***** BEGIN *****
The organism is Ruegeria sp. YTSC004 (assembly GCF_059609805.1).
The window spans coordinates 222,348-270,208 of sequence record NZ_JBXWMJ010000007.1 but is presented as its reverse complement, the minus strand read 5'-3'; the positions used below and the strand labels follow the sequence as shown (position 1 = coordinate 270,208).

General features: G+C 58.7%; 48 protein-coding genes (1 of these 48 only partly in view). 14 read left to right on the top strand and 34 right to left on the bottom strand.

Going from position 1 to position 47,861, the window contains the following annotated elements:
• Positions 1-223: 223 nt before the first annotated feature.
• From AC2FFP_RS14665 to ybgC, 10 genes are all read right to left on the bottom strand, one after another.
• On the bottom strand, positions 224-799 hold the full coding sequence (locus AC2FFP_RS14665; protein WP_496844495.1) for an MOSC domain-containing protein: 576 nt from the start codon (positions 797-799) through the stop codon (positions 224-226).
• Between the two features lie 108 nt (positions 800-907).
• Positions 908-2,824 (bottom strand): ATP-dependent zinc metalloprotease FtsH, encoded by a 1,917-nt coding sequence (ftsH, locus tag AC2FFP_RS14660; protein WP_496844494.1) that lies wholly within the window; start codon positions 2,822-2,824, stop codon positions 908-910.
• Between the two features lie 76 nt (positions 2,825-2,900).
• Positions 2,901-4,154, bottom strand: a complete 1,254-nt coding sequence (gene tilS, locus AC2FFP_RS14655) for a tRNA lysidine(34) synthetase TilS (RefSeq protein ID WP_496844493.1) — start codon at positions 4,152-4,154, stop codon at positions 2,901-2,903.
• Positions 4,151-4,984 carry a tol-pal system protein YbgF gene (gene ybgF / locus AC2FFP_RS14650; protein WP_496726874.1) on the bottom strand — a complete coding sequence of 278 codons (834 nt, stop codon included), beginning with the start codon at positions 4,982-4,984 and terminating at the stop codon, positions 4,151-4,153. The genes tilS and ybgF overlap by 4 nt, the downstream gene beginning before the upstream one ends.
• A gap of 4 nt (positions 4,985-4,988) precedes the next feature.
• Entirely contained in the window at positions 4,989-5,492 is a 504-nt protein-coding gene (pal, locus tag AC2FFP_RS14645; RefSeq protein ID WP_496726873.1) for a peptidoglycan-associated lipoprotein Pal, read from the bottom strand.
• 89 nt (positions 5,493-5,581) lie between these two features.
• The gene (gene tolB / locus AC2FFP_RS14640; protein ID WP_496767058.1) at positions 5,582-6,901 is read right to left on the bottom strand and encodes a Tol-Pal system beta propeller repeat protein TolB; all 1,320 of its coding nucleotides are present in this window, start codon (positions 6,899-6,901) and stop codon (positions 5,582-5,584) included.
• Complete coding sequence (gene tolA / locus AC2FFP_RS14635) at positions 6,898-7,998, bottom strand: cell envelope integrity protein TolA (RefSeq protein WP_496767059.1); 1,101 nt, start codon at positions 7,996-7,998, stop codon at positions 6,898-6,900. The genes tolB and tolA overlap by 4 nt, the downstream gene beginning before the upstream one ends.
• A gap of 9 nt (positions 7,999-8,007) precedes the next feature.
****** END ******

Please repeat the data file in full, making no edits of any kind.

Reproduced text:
The organism is Ruegeria sp. YTSC004 (assembly GCF_059609805.1).
The window spans coordinates 222,348-270,208 of sequence record NZ_JBXWMJ010000007.1 but is presented as its reverse complement, the minus strand read 5'-3'; the positions used below and the strand labels follow the sequence as shown (position 1 = coordinate 270,208).

General features: G+C 58.7%; 48 protein-coding genes (1 of these 48 only partly in view). 14 read left to right on the top strand and 34 right to left on the bottom strand.

Going from position 1 to position 47,861, the window contains the following annotated elements:
• Positions 1-223: 223 nt before the first annotated feature.
• From AC2FFP_RS14665 to ybgC, 10 genes are all read right to left on the bottom strand, one after another.
• On the bottom strand, positions 224-799 hold the full coding sequence (locus AC2FFP_RS14665; protein WP_496844495.1) for an MOSC domain-containing protein: 576 nt from the start codon (positions 797-799) through the stop codon (positions 224-226).
• Between the two features lie 108 nt (positions 800-907).
• Positions 908-2,824 (bottom strand): ATP-dependent zinc metalloprotease FtsH, encoded by a 1,917-nt coding sequence (ftsH, locus tag AC2FFP_RS14660; protein WP_496844494.1) that lies wholly within the window; start codon positions 2,822-2,824, stop codon positions 908-910.
• Between the two features lie 76 nt (positions 2,825-2,900).
• Positions 2,901-4,154, bottom strand: a complete 1,254-nt coding sequence (gene tilS, locus AC2FFP_RS14655) for a tRNA lysidine(34) synthetase TilS (RefSeq protein ID WP_496844493.1) — start codon at positions 4,152-4,154, stop codon at positions 2,901-2,903.
• Positions 4,151-4,984 carry a tol-pal system protein YbgF gene (gene ybgF / locus AC2FFP_RS14650; protein WP_496726874.1) on the bottom strand — a complete coding sequence of 278 codons (834 nt, stop codon included), beginning with the start codon at positions 4,982-4,984 and terminating at the stop codon, positions 4,151-4,153. The genes tilS and ybgF overlap by 4 nt, the downstream gene beginning before the upstream one ends.
• A gap of 4 nt (positions 4,985-4,988) precedes the next feature.
• Entirely contained in the window at positions 4,989-5,492 is a 504-nt protein-coding gene (pal, locus tag AC2FFP_RS14645; RefSeq protein ID WP_496726873.1) for a peptidoglycan-associated lipoprotein Pal, read from the bottom strand.
• 89 nt (positions 5,493-5,581) lie between these two features.
• The gene (gene tolB / locus AC2FFP_RS14640; protein ID WP_496767058.1) at positions 5,582-6,901 is read right to left on the bottom strand and encodes a Tol-Pal system beta propeller repeat protein TolB; all 1,320 of its coding nucleotides are present in this window, start codon (positions 6,899-6,901) and stop codon (positions 5,582-5,584) included.
• Complete coding sequence (gene tolA / locus AC2FFP_RS14635) at positions 6,898-7,998, bottom strand: cell envelope integrity protein TolA (RefSeq protein WP_496767059.1); 1,101 nt, start codon at positions 7,996-7,998, stop codon at positions 6,898-6,900. The genes tolB and tolA overlap by 4 nt, the downstream gene beginning before the upstream one ends.
• A gap of 9 nt (positions 7,999-8,007) precedes the next feature.